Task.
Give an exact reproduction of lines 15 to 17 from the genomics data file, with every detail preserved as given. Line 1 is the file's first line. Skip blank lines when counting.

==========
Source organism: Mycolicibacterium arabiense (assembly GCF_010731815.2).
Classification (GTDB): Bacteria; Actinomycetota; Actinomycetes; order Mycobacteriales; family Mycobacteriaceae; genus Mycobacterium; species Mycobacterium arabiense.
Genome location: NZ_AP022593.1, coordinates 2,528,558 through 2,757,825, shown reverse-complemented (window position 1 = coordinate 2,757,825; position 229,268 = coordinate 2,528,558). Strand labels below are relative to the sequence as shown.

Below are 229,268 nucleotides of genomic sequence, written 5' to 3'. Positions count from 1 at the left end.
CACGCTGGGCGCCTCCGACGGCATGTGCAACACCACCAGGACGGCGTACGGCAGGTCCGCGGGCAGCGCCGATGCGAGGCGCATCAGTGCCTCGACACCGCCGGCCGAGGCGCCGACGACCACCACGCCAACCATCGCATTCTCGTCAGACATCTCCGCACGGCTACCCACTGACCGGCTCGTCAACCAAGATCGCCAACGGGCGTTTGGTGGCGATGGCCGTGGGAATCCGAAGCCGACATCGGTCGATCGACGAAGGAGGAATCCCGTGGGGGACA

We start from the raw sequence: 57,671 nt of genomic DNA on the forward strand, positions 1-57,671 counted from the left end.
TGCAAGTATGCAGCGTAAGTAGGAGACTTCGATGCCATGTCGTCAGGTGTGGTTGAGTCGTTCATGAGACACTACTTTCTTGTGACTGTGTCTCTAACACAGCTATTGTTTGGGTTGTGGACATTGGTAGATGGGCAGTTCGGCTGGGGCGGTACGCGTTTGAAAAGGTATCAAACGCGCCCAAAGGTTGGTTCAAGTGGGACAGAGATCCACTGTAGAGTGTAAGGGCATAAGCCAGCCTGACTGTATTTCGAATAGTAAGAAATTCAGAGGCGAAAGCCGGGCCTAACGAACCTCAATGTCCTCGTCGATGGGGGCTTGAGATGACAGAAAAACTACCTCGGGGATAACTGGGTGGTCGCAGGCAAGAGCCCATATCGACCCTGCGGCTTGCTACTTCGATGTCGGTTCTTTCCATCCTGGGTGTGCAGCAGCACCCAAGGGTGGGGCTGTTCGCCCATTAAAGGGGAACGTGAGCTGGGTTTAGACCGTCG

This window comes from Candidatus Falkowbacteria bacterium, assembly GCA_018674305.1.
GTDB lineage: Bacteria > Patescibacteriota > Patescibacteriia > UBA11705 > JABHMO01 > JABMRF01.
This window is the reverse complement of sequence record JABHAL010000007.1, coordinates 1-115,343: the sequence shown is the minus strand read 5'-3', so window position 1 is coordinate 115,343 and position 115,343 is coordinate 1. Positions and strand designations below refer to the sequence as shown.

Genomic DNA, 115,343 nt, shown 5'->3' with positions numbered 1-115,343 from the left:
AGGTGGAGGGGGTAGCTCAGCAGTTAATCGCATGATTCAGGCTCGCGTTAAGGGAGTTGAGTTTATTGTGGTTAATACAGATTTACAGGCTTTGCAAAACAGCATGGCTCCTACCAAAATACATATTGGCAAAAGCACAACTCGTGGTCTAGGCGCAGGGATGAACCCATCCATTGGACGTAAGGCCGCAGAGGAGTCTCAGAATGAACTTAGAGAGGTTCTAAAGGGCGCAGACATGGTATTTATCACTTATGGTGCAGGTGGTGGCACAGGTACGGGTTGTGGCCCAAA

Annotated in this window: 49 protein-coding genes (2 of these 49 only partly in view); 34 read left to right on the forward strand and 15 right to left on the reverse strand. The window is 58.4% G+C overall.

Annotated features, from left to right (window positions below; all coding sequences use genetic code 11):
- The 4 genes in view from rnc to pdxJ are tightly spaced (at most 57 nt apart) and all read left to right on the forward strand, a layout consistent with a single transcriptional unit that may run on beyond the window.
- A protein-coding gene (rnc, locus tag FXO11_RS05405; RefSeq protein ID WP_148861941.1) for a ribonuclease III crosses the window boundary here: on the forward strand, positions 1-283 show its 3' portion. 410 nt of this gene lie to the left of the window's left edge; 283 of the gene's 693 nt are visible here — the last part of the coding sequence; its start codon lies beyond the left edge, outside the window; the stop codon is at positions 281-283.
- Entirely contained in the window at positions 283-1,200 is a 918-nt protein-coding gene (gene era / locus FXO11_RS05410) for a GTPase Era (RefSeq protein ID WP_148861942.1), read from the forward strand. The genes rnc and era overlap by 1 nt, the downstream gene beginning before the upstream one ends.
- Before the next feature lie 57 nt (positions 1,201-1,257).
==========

- The 4 genes in view from rnc to pdxJ are tightly spaced (at most 57 nt apart) and all read left to right on the forward strand, a layout consistent with a single transcriptional unit that may run on beyond the window.
- A protein-coding gene (rnc, locus tag FXO11_RS05405; RefSeq protein ID WP_148861941.1) for a ribonuclease III crosses the window boundary here: on the forward strand, positions 1-283 show its 3' portion. 410 nt of this gene lie to the left of the window's left edge; 283 of the gene's 693 nt are visible here — the last part of the coding sequence; its start codon lies beyond the left edge, outside the window; the stop codon is at positions 281-283.
- Entirely contained in the window at positions 283-1,200 is a 918-nt protein-coding gene (gene era / locus FXO11_RS05410) for a GTPase Era (RefSeq protein ID WP_148861942.1), read from the forward strand. The genes rnc and era overlap by 1 nt, the downstream gene beginning before the upstream one ends.